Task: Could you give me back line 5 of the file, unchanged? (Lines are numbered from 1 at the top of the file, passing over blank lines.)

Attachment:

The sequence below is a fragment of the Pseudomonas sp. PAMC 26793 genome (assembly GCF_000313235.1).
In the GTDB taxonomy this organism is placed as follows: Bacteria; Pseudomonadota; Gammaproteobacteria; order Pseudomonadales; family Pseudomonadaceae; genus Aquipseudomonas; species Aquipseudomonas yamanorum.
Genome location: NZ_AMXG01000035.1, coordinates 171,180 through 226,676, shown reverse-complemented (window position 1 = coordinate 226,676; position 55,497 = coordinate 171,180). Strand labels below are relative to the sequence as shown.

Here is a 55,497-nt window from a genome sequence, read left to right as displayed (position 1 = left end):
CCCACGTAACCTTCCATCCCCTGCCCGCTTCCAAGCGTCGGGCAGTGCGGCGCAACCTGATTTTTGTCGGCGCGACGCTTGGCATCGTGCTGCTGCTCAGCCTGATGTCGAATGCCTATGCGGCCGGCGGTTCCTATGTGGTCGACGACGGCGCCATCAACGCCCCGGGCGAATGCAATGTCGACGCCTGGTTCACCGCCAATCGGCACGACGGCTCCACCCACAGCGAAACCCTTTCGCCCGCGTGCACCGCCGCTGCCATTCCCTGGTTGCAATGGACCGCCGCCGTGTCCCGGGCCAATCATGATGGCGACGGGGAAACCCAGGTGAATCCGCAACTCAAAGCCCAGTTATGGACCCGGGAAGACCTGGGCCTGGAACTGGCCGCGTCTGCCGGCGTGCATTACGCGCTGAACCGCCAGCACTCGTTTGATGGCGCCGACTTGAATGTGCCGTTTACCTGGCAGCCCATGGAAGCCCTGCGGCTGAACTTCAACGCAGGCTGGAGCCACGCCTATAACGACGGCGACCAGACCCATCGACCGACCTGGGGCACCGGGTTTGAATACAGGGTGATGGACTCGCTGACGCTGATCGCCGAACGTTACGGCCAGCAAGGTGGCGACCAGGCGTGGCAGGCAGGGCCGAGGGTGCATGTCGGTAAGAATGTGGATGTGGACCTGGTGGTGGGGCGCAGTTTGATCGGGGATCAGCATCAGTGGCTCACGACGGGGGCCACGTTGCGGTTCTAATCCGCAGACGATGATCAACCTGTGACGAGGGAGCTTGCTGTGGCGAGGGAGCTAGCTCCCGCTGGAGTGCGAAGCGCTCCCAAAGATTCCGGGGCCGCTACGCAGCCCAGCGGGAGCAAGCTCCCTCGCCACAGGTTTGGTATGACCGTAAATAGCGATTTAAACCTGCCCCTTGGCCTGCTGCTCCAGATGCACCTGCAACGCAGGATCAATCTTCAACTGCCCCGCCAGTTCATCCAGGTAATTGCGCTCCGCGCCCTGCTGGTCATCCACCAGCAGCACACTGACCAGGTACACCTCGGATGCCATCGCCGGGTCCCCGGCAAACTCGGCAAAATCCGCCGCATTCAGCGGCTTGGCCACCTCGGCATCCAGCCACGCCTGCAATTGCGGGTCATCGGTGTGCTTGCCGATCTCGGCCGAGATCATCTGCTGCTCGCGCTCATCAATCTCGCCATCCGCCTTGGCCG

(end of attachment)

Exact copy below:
CCCACGTAACCTTCCATCCCCTGCCCGCTTCCAAGCGTCGGGCAGTGCGGCGCAACCTGATTTTTGTCGGCGCGACGCTTGGCATCGTGCTGCTGCTCAGCCTGATGTCGAATGCCTATGCGGCCGGCGGTTCCTATGTGGTCGACGACGGCGCCATCAACGCCCCGGGCGAATGCAATGTCGACGCCTGGTTCACCGCCAATCGGCACGACGGCTCCACCCACAGCGAAACCCTTTCGCCCGCGTGCACCGCCGCTGCCATTCCCTGGTTGCAATGGACCGCCGCCGTGTCCCGGGCCAATCATGATGGCGACGGGGAAACCCAGGTGAATCCGCAACTCAAAGCCCAGTTATGGACCCGGGAAGACCTGGGCCTGGAACTGGCCGCGTCTGCCGGCGTGCATTACGCGCTGAACCGCCAGCACTCGTTTGATGGCGCCGACTTGAATGTGCCGTTTACCTGGCAGCCCATGGAAGCCCTGCGGCTGAACTTCAACGCAGGCTGGAGCCACGCCTATAACGACGGCGACCAGACCCATCGACCGACCTGGGGCACCGGGTTTGAATACAGGGTGATGGACTCGCTGACGCTGATCGCCGAACGTTACGGCCAGCAAGGTGGCGACCAGGCGTGGCAGGCAGGGCCGAGGGTGCATGTCGGTAAGAATGTGGATGTGGACCTGGTGGTGGGGCGCAGTTTGATCGGGGATCAGCATCAGTGGCTCACGACGGGGGCCACGTTGCGGTTCTAATCCGCAGACGATGATCAACCTGTGACGAGGGAGCTTGCTGTGGCGAGGGAGCTAGCTCCCGCTGGAGTGCGAAGCGCTCCCAAAGATTCCGGGGCCGCTACGCAGCCCAGCGGGAGCAAGCTCCCTCGCCACAGGTTTGGTATGACCGTAAATAGCGATTTAAACCTGCCCCTTGGCCTGCTGCTCCAGATGCACCTGCAACGCAGGATCAATCTTCAACTGCCCCGCCAGTTCATCCAGGTAATTGCGCTCCGCGCCCTGCTGGTCATCCACCAGCAGCACACTGACCAGGTACACCTCGGATGCCATCGCCGGGTCCCCGGCAAACTCGGCAAAATCCGCCGCATTCAGCGGCTTGGCCACCTCGGCATCCAGCCACGCCTGCAATTGCGGGTCATCGGTGTGCTTGCCGATCTCGGCCGAGATCATCTGCTGCTCGCGCTCATCAATCTCGCCATCCGCCTTGGCCG